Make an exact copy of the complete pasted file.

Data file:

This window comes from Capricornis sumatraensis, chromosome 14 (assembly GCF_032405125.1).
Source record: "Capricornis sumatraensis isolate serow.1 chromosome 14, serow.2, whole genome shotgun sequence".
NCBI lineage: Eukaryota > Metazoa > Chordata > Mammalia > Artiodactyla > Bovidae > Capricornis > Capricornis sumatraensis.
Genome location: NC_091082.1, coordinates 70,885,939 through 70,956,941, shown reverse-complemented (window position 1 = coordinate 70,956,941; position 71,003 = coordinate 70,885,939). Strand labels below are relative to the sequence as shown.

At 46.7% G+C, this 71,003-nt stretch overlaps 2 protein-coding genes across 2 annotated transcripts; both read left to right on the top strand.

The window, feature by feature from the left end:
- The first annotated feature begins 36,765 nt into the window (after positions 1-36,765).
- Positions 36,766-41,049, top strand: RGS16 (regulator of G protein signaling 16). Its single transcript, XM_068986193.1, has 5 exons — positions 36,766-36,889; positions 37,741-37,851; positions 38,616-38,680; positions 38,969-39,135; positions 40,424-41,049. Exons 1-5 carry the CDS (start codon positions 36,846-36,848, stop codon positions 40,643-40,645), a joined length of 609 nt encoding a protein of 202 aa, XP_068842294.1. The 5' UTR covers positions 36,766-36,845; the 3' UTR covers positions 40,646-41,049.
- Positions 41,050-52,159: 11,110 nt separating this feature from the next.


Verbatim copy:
This window comes from Capricornis sumatraensis, chromosome 14 (assembly GCF_032405125.1).
Source record: "Capricornis sumatraensis isolate serow.1 chromosome 14, serow.2, whole genome shotgun sequence".
NCBI lineage: Eukaryota > Metazoa > Chordata > Mammalia > Artiodactyla > Bovidae > Capricornis > Capricornis sumatraensis.
Genome location: NC_091082.1, coordinates 70,885,939 through 70,956,941, shown reverse-complemented (window position 1 = coordinate 70,956,941; position 71,003 = coordinate 70,885,939). Strand labels below are relative to the sequence as shown.

At 46.7% G+C, this 71,003-nt stretch overlaps 2 protein-coding genes across 2 annotated transcripts; both read left to right on the top strand.

The window, feature by feature from the left end:
- The first annotated feature begins 36,765 nt into the window (after positions 1-36,765).
- Positions 36,766-41,049, top strand: RGS16 (regulator of G protein signaling 16). Its single transcript, XM_068986193.1, has 5 exons — positions 36,766-36,889; positions 37,741-37,851; positions 38,616-38,680; positions 38,969-39,135; positions 40,424-41,049. Exons 1-5 carry the CDS (start codon positions 36,846-36,848, stop codon positions 40,643-40,645), a joined length of 609 nt encoding a protein of 202 aa, XP_068842294.1. The 5' UTR covers positions 36,766-36,845; the 3' UTR covers positions 40,646-41,049.
- Positions 41,050-52,159: 11,110 nt separating this feature from the next.